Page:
I thought I knew beauty, I thought I knew remoteness and I definitely thought I had a clue about what a healthy marine ecosystem looked like. Arriving to Southeast Misool in Raja Ampat, Indonesia I realized I had no idea.
Nothing I experienced before could have prepared me for the lush green virgin forested islands or the vibrant blue lagoons and bays.
The moment I peaked below the water’s surface, my ideas about what a healthy coral reef was supposed to look like were shattered.
Plunging into the water for my first dive, I was immediately immersed in an explosion of life. At the surface, iridescent blue Trevallies swarmed amidst massive schools of yellow fusiliers and silversides.
Deeper in the water, I fell among expansive schools of barracudas, their bodies shimmering in the filtered light.
Down on the reef, a dizzying array of fish and animals swarmed, crammed into every square centimeter of space. Anemone fish darted in and out of brilliant yellow anemones where translucent blue commensal shrimp scavenged for food. Small blennies and dartfish peeked from behind bubble coral. Tiny purple pygmy seahorses clung to sea fans. Crimson red gorgonian corals branched three meters out from the sea wall while milky white soft corals swayed in the current.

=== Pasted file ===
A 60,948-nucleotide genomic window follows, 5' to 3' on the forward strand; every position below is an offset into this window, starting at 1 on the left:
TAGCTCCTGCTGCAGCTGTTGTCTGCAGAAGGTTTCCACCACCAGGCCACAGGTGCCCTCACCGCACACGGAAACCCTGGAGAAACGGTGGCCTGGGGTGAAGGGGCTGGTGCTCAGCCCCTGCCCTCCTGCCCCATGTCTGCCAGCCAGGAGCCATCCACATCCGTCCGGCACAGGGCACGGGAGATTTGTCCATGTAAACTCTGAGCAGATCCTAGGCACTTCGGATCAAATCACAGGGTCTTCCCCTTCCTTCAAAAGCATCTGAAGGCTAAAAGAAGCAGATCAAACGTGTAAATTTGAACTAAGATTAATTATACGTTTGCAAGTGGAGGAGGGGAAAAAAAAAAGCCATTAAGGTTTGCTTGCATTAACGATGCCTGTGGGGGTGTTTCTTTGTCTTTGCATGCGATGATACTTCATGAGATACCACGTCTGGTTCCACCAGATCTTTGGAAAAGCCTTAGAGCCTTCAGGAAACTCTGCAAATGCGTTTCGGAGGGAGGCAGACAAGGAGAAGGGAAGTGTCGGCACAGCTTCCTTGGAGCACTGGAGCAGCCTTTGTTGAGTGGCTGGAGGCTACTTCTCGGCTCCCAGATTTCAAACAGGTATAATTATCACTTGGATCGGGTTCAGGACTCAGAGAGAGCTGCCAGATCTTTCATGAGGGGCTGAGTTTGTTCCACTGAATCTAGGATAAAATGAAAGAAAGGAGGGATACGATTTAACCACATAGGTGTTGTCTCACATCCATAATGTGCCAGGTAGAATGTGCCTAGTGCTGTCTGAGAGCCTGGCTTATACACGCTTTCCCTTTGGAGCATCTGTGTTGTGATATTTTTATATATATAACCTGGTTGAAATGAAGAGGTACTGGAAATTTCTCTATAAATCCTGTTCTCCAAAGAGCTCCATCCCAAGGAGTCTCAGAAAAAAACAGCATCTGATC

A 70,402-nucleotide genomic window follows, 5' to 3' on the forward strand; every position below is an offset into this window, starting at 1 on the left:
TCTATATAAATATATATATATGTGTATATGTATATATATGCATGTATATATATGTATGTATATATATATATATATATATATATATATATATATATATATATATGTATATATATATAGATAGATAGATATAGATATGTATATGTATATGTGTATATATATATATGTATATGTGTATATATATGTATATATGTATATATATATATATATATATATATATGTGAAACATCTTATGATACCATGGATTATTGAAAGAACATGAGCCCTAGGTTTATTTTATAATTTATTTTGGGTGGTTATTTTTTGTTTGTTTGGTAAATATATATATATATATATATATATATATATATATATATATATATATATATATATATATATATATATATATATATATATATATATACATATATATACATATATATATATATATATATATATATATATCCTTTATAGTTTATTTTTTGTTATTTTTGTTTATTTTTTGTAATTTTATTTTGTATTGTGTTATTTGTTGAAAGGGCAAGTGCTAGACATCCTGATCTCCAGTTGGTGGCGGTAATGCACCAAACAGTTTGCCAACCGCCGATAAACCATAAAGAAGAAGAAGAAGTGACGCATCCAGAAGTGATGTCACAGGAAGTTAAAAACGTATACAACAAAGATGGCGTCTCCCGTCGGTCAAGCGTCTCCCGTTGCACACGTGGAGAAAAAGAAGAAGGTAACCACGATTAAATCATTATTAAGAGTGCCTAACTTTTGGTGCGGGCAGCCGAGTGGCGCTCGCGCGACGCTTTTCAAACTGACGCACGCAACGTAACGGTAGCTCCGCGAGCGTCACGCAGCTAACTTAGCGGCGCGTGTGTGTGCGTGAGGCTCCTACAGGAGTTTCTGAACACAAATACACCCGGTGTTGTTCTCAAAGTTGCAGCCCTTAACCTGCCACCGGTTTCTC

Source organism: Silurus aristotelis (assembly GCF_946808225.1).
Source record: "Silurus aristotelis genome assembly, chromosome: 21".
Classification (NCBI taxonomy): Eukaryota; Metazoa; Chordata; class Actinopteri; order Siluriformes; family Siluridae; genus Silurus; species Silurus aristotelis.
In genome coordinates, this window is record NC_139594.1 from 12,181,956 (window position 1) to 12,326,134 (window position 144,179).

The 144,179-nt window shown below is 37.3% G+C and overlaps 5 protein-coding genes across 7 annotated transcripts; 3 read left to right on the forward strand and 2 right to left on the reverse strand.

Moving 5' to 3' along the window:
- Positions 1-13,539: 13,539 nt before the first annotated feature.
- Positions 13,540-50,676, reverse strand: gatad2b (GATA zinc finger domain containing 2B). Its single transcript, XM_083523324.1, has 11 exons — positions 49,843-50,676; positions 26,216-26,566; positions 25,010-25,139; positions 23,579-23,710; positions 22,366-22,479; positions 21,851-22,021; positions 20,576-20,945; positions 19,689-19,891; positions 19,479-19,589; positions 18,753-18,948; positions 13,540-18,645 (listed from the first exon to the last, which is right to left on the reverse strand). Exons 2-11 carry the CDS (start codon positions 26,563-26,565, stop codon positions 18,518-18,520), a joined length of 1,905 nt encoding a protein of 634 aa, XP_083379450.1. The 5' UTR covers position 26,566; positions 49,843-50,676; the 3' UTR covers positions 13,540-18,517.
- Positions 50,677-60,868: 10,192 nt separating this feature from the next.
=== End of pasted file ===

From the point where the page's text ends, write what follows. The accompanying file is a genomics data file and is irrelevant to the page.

Biodiversity assessments over the last decade have increasingly revealed that Raja Ampat is the heart of global marine biodiversity. According to latest counts, the waters of Raja Ampat harbor more species of fish and coral than anywhere else on the planet. That’s 1,300 fish species and more than 540 species of hard coral, comprising 70 percent of the world’s hard coral species. Raja Ampat’s complex confluence of currents connects and disperses species, while carving a rich assemblage of habitats from the limestone islands. These factors, coupled with a historically stable climate gave rise to the remarkable biodiversity seen there today.
Pulled by the currents, I moved slowly along the reef, my eyes darting everywhere to take it all in. Suddenly the reef gave way to gray rubble devoid of life as far I could see – the results of dynamite fishing, which is why we are here.
(above photo shows a slowly recovering blasted reef…)